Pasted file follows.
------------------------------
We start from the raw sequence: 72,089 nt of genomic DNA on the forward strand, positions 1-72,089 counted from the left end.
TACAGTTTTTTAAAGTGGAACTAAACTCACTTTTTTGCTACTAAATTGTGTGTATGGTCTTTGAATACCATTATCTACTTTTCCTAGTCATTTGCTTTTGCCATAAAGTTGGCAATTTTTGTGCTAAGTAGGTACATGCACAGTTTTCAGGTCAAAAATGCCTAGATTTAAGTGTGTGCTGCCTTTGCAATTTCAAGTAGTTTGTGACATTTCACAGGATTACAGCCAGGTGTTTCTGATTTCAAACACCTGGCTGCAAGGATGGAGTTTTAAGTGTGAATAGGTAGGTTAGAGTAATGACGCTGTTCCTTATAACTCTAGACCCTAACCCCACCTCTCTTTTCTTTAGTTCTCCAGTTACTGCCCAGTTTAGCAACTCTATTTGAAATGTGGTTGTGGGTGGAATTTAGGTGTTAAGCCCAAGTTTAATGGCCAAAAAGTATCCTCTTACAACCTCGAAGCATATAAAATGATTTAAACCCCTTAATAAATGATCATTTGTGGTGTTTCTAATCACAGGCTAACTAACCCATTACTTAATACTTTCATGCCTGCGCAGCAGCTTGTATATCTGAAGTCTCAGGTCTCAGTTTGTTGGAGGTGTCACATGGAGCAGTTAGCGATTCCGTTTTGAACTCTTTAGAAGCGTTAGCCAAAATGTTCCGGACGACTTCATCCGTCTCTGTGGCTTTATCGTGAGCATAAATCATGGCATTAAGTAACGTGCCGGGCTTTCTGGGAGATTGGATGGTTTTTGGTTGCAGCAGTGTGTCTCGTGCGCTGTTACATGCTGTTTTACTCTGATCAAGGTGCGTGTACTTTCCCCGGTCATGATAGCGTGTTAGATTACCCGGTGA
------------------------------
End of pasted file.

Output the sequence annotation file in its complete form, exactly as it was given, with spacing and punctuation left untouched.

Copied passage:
We start from the raw sequence: 72,089 nt of genomic DNA on the forward strand, positions 1-72,089 counted from the left end.
TACAGTTTTTTAAAGTGGAACTAAACTCACTTTTTTGCTACTAAATTGTGTGTATGGTCTTTGAATACCATTATCTACTTTTCCTAGTCATTTGCTTTTGCCATAAAGTTGGCAATTTTTGTGCTAAGTAGGTACATGCACAGTTTTCAGGTCAAAAATGCCTAGATTTAAGTGTGTGCTGCCTTTGCAATTTCAAGTAGTTTGTGACATTTCACAGGATTACAGCCAGGTGTTTCTGATTTCAAACACCTGGCTGCAAGGATGGAGTTTTAAGTGTGAATAGGTAGGTTAGAGTAATGACGCTGTTCCTTATAACTCTAGACCCTAACCCCACCTCTCTTTTCTTTAGTTCTCCAGTTACTGCCCAGTTTAGCAACTCTATTTGAAATGTGGTTGTGGGTGGAATTTAGGTGTTAAGCCCAAGTTTAATGGCCAAAAAGTATCCTCTTACAACCTCGAAGCATATAAAATGATTTAAACCCCTTAATAAATGATCATTTGTGGTGTTTCTAATCACAGGCTAACTAACCCATTACTTAATACTTTCATGCCTGCGCAGCAGCTTGTATATCTGAAGTCTCAGGTCTCAGTTTGTTGGAGGTGTCACATGGAGCAGTTAGCGATTCCGTTTTGAACTCTTTAGAAGCGTTAGCCAAAATGTTCCGGACGACTTCATCCGTCTCTGTGGCTTTATCGTGAGCATAAATCATGGCATTAAGTAACGTGCCGGGCTTTCTGGGAGATTGGATGGTTTTTGGTTGCAGCAGTGTGTCTCGTGCGCTGTTACATGCTGTTTTACTCTGATCAAGGTGCGTGTACTTTCCCCGGTCATGATAGCGTGTTAGATTACCCGGTGA